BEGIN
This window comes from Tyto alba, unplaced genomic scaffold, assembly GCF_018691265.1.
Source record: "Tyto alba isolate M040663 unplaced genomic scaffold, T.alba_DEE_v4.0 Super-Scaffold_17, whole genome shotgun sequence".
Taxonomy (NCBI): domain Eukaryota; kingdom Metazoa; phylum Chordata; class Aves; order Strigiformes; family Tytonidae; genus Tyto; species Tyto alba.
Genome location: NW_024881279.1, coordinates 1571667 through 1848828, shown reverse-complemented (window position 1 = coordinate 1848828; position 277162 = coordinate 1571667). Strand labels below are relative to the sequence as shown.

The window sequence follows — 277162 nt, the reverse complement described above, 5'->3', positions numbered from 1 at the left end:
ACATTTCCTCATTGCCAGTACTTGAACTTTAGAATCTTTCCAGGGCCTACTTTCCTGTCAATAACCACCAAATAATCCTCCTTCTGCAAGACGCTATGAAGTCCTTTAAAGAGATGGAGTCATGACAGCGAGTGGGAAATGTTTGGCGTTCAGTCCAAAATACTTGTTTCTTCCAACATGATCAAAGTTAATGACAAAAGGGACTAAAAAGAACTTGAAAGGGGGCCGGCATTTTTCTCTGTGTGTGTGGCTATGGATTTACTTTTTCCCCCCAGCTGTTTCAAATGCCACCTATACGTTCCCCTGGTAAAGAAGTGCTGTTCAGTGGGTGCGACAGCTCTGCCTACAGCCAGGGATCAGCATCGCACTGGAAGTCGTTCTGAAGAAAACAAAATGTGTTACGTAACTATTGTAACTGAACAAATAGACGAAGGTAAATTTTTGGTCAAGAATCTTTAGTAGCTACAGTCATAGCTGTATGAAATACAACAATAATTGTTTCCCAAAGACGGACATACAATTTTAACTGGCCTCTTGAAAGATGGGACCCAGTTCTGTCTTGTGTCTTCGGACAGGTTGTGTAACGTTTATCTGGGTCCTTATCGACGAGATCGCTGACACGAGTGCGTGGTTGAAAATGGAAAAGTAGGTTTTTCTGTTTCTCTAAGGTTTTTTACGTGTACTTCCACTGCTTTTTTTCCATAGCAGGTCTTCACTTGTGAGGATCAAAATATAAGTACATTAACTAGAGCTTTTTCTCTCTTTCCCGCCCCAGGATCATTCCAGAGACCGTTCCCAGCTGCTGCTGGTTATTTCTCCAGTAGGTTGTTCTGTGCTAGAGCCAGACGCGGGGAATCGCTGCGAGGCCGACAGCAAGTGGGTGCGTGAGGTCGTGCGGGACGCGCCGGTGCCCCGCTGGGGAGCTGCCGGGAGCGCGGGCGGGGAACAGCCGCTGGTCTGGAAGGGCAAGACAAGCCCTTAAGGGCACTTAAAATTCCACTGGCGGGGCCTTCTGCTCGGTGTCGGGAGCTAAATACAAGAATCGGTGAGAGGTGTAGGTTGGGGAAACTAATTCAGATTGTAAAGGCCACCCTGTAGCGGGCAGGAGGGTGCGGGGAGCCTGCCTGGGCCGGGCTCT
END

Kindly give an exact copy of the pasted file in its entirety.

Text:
This window comes from Tyto alba, unplaced genomic scaffold, assembly GCF_018691265.1.
Source record: "Tyto alba isolate M040663 unplaced genomic scaffold, T.alba_DEE_v4.0 Super-Scaffold_17, whole genome shotgun sequence".
Taxonomy (NCBI): domain Eukaryota; kingdom Metazoa; phylum Chordata; class Aves; order Strigiformes; family Tytonidae; genus Tyto; species Tyto alba.
Genome location: NW_024881279.1, coordinates 1571667 through 1848828, shown reverse-complemented (window position 1 = coordinate 1848828; position 277162 = coordinate 1571667). Strand labels below are relative to the sequence as shown.

The window sequence follows — 277162 nt, the reverse complement described above, 5'->3', positions numbered from 1 at the left end:
ACATTTCCTCATTGCCAGTACTTGAACTTTAGAATCTTTCCAGGGCCTACTTTCCTGTCAATAACCACCAAATAATCCTCCTTCTGCAAGACGCTATGAAGTCCTTTAAAGAGATGGAGTCATGACAGCGAGTGGGAAATGTTTGGCGTTCAGTCCAAAATACTTGTTTCTTCCAACATGATCAAAGTTAATGACAAAAGGGACTAAAAAGAACTTGAAAGGGGGCCGGCATTTTTCTCTGTGTGTGTGGCTATGGATTTACTTTTTCCCCCCAGCTGTTTCAAATGCCACCTATACGTTCCCCTGGTAAAGAAGTGCTGTTCAGTGGGTGCGACAGCTCTGCCTACAGCCAGGGATCAGCATCGCACTGGAAGTCGTTCTGAAGAAAACAAAATGTGTTACGTAACTATTGTAACTGAACAAATAGACGAAGGTAAATTTTTGGTCAAGAATCTTTAGTAGCTACAGTCATAGCTGTATGAAATACAACAATAATTGTTTCCCAAAGACGGACATACAATTTTAACTGGCCTCTTGAAAGATGGGACCCAGTTCTGTCTTGTGTCTTCGGACAGGTTGTGTAACGTTTATCTGGGTCCTTATCGACGAGATCGCTGACACGAGTGCGTGGTTGAAAATGGAAAAGTAGGTTTTTCTGTTTCTCTAAGGTTTTTTACGTGTACTTCCACTGCTTTTTTTCCATAGCAGGTCTTCACTTGTGAGGATCAAAATATAAGTACATTAACTAGAGCTTTTTCTCTCTTTCCCGCCCCAGGATCATTCCAGAGACCGTTCCCAGCTGCTGCTGGTTATTTCTCCAGTAGGTTGTTCTGTGCTAGAGCCAGACGCGGGGAATCGCTGCGAGGCCGACAGCAAGTGGGTGCGTGAGGTCGTGCGGGACGCGCCGGTGCCCCGCTGGGGAGCTGCCGGGAGCGCGGGCGGGGAACAGCCGCTGGTCTGGAAGGGCAAGACAAGCCCTTAAGGGCACTTAAAATTCCACTGGCGGGGCCTTCTGCTCGGTGTCGGGAGCTAAATACAAGAATCGGTGAGAGGTGTAGGTTGGGGAAACTAATTCAGATTGTAAAGGCCACCCTGTAGCGGGCAGGAGGGTGCGGGGAGCCTGCCTGGGCCGGGCTCT